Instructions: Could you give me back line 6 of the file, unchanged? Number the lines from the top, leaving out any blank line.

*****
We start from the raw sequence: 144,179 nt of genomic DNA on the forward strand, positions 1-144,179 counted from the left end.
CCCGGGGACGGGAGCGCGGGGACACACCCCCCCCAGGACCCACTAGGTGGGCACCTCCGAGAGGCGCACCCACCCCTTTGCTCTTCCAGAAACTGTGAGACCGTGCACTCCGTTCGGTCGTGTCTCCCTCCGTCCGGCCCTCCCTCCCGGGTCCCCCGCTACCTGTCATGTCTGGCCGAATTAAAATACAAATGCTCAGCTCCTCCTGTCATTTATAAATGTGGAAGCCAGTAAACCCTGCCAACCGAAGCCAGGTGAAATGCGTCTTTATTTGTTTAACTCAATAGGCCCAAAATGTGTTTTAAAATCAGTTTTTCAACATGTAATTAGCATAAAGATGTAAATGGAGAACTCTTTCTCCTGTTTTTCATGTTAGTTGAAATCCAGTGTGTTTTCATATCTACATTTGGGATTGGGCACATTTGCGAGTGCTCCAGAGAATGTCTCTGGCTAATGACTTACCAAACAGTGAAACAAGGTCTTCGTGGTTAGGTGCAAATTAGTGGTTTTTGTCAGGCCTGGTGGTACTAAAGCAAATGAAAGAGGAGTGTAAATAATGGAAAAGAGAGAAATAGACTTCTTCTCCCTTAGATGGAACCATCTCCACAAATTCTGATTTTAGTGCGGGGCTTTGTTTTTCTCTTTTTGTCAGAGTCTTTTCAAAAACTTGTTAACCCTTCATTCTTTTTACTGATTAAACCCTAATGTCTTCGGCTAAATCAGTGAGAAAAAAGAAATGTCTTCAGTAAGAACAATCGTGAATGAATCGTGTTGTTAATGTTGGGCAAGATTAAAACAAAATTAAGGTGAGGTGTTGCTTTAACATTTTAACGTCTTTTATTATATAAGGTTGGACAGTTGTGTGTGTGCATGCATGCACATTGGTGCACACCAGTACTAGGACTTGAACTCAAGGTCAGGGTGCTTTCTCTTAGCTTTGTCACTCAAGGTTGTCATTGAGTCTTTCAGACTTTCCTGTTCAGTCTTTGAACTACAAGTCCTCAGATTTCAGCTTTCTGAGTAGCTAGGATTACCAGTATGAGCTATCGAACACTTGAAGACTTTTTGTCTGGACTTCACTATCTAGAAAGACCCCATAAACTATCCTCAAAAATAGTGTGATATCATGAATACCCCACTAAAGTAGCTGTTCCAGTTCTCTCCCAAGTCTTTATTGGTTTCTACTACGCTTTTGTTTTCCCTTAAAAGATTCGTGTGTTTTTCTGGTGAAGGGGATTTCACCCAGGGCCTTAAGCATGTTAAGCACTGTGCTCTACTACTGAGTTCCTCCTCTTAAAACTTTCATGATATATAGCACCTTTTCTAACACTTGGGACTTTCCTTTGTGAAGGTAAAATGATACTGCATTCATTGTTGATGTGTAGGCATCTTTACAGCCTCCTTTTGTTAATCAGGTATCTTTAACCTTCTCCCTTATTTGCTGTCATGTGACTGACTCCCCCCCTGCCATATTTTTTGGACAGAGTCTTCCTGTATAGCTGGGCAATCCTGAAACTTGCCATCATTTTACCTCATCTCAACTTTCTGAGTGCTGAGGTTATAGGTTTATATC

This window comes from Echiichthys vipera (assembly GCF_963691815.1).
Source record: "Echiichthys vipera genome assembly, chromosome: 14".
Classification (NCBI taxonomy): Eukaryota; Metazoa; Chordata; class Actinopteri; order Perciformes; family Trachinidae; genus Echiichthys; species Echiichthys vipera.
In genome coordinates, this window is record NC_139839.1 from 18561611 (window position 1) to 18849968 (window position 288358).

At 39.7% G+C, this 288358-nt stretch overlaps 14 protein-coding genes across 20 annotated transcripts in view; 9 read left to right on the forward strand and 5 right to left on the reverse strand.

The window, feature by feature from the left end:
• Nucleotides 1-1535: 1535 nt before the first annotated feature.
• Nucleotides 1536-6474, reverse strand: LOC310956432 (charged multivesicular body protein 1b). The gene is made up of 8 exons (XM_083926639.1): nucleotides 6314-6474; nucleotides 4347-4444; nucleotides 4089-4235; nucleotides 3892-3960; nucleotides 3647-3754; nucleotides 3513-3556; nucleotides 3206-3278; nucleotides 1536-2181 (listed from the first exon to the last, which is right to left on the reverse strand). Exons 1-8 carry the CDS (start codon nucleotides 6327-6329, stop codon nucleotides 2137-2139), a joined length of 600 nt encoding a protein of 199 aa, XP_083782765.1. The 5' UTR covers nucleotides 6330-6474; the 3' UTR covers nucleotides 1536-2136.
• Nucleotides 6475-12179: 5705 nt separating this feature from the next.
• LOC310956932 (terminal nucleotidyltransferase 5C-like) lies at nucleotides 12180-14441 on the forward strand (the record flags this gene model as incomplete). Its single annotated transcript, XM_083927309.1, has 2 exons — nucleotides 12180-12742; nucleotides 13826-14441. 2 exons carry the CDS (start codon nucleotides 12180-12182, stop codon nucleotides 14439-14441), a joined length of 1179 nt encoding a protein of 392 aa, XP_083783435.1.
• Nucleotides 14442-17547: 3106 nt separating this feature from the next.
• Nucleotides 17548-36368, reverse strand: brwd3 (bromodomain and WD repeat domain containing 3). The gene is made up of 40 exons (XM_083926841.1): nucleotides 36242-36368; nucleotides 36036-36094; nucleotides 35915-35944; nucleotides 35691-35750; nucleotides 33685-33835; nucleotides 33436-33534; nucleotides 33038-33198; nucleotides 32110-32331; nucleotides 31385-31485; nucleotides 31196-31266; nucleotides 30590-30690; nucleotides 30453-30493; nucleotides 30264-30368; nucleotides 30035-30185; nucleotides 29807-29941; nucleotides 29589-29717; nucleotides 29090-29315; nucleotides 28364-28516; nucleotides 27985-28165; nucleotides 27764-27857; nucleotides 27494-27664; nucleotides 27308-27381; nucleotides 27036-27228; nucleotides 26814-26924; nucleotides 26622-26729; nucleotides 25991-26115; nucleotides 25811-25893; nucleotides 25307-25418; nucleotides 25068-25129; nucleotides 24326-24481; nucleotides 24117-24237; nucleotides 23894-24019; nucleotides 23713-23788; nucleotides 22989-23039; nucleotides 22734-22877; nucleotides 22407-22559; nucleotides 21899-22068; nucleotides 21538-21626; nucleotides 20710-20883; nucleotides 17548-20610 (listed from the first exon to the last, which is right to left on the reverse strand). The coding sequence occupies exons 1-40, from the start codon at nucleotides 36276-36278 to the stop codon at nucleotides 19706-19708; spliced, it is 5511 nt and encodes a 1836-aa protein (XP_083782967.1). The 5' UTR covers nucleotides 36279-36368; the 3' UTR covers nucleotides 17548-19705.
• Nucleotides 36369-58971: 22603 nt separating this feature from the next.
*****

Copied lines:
In genome coordinates, this window is record NC_139839.1 from 18561611 (window position 1) to 18849968 (window position 288358).